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Airlines given massive bail-out as Virgin cuts again

Business

The Federal Government will pump $715 million into the aviation sector through a program of refunding and waiving of charges as the sector reels from the collapse of global tourism.

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A blanket “do not travel’’ warning has been made for all overseas travel leaving Virgin Australia little option but to scrap international flights from March 30 to June 14 and further restrict its domestic services.

Regional Airline Rex also said it would not last six months if the dire predictions of health experts were to occur while Westpac has warned the tourism sector could contract by as much as 80 per cent.

The Australian dollar also fell below the US60 cent level overnight and ASX followed with a fall of its own and was down about 200 points by mid-morning after a record rise yesterday.

Transport Minister Michael McCormack said the $715 million would include $159 million reimbursement of charges paid by the airlines since February 1.

“Our response today demonstrates our commitment to supporting the aviation sector as we put Australia in the best position possible to deal with the COVID-19 outbreak,” McCormack said.

“Our airlines run on tight budgets at the best of times and these past few weeks have been particularly tough. I’ve been speaking with Australian airline executives every day and will continue to work with them to make sure they receive the support they need.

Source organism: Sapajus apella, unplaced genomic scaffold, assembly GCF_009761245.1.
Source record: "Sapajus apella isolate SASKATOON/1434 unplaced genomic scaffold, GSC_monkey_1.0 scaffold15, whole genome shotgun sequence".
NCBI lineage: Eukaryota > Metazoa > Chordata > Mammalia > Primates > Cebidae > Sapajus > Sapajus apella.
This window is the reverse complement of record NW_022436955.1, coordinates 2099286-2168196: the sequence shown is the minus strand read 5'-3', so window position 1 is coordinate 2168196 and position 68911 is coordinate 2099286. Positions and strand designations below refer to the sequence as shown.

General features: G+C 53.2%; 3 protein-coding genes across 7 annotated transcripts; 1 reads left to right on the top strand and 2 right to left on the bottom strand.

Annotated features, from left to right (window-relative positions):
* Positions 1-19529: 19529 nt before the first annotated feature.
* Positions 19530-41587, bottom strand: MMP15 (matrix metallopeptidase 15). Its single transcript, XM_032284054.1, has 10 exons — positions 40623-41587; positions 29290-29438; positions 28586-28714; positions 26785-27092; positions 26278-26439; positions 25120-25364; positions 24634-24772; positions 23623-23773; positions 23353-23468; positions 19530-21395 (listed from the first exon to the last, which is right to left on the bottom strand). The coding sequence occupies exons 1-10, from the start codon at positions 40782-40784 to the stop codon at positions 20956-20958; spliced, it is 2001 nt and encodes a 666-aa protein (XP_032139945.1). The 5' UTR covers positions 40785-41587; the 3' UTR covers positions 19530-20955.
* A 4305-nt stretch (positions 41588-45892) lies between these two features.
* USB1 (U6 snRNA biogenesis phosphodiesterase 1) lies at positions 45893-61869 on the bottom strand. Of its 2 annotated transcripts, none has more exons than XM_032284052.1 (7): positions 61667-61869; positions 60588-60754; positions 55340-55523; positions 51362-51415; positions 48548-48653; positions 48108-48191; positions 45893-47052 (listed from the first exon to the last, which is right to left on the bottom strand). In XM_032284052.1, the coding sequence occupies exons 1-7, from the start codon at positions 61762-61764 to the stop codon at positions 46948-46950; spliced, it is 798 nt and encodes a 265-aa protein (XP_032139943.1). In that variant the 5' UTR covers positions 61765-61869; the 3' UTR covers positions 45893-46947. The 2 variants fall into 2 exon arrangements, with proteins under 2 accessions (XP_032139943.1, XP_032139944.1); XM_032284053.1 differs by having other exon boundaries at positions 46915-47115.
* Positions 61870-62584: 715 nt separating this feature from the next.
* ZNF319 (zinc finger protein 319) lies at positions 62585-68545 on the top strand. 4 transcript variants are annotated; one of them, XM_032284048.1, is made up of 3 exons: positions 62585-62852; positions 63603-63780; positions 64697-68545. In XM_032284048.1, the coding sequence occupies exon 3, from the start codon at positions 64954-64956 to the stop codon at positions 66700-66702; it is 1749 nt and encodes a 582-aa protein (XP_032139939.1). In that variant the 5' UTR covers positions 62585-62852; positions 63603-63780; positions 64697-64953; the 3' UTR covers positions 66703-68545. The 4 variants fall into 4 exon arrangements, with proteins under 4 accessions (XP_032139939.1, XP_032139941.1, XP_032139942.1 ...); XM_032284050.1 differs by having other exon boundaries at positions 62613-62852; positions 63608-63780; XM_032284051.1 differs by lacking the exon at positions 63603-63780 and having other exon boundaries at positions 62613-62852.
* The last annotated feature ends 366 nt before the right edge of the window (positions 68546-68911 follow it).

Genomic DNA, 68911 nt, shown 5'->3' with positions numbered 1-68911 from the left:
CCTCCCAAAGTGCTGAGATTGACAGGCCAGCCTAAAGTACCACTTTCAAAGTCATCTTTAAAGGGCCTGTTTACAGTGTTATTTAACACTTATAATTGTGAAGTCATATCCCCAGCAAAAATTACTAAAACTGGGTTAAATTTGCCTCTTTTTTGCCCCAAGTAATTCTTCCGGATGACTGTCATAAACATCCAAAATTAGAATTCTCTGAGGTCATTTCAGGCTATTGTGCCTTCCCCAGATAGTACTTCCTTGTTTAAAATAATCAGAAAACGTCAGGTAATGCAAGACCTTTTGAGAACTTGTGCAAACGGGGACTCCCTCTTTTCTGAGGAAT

As well as suspending international flights, Virgin said its group domestic capacity would be reduced by 50 per cent until June, with a temporary grounding of the equivalent of 53 aircraft.

In a statement, the airline said it would work closely with Government to prioritise bringing Australians home and returning visitors back to their point of origin safely, while maintaining its important role in supporting connectivity and the nation’s economy.

Virgin Australia managing director Paul Scurrah said the company had entered an unprecedented time in the global aviation industry and significant action was needed to responsibly manage our business while balancing traveller demands and supporting the wellbeing of Australians.

“We have responded by making tough decisions which include reducing our domestic capacity and phasing in the temporary suspension of international flying for a period of two and a half months.

“We are committed to supporting our guests during this period and have set up a dedicated customer care hub to manage the surge of customer queries and travel changes.

“We are also acutely aware of the important role airlines play in supporting connectivity, tourism and the nation’s economy, and are maintaining most of our domestic routes, and instead reducing frequencies in our schedule.

“The changes announced today will affect our people and we are having constructive discussions with team members and relevant unions.’’

 

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